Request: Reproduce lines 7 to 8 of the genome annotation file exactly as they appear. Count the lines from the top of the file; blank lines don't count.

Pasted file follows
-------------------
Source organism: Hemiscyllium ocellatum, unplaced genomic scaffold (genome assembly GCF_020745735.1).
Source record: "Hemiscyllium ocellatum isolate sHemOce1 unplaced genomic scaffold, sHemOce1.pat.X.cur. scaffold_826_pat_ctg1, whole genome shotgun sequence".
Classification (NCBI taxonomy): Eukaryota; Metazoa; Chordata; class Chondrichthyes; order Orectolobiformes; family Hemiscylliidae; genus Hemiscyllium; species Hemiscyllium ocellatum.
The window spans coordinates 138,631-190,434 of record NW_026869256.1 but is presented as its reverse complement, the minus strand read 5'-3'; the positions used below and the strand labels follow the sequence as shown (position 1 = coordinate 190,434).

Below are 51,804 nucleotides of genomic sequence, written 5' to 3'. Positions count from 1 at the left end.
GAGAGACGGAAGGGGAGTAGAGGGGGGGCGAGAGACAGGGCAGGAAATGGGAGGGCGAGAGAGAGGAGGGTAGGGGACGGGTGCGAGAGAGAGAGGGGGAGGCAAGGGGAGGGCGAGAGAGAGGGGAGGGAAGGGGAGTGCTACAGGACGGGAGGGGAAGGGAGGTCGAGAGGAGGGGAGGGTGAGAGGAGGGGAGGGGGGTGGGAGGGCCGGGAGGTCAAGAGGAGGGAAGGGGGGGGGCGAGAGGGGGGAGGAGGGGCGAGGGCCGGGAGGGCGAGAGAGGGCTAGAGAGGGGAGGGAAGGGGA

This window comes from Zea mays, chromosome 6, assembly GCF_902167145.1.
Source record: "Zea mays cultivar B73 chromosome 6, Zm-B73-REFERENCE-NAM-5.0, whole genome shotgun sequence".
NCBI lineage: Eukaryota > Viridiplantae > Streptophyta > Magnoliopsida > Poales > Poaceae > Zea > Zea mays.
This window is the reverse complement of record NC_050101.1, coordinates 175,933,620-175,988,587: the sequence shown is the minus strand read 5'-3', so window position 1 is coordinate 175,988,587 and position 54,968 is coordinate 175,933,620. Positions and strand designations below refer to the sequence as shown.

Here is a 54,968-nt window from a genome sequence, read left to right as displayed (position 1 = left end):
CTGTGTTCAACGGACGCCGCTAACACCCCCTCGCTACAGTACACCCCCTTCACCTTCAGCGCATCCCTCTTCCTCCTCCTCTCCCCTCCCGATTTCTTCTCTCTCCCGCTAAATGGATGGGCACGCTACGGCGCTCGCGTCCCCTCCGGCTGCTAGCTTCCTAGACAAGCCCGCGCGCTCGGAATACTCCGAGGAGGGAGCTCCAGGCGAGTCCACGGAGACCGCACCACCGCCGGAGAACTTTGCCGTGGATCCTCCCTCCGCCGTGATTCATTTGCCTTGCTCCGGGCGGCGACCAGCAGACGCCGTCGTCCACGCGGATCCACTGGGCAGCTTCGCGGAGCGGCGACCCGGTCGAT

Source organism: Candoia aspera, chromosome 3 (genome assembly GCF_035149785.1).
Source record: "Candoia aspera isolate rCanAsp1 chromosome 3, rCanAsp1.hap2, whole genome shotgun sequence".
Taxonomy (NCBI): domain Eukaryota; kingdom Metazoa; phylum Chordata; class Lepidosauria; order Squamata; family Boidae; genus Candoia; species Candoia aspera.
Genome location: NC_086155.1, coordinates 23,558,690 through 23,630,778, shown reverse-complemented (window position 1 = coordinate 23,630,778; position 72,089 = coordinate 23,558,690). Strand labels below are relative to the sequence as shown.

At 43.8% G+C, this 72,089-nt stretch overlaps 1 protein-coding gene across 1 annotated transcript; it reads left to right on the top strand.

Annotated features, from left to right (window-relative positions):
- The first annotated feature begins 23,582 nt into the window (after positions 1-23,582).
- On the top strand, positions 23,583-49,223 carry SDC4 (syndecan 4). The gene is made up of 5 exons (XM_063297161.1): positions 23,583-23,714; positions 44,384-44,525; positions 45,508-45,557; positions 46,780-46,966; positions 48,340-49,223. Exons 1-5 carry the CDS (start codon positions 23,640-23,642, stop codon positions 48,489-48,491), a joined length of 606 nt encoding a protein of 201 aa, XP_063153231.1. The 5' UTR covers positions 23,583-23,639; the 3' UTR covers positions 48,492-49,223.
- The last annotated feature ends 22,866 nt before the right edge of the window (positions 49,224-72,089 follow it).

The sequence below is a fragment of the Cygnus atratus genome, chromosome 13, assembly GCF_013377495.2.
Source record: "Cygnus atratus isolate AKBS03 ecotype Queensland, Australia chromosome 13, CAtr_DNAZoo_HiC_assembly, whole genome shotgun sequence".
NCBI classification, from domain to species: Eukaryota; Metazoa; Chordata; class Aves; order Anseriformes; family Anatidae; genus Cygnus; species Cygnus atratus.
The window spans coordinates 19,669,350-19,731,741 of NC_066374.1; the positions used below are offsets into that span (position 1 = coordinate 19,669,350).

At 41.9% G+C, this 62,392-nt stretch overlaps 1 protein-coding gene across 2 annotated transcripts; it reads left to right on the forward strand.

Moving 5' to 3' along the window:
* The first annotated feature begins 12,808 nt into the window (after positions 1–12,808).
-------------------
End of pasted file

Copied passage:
This window comes from Zea mays, chromosome 6, assembly GCF_902167145.1.
Source record: "Zea mays cultivar B73 chromosome 6, Zm-B73-REFERENCE-NAM-5.0, whole genome shotgun sequence".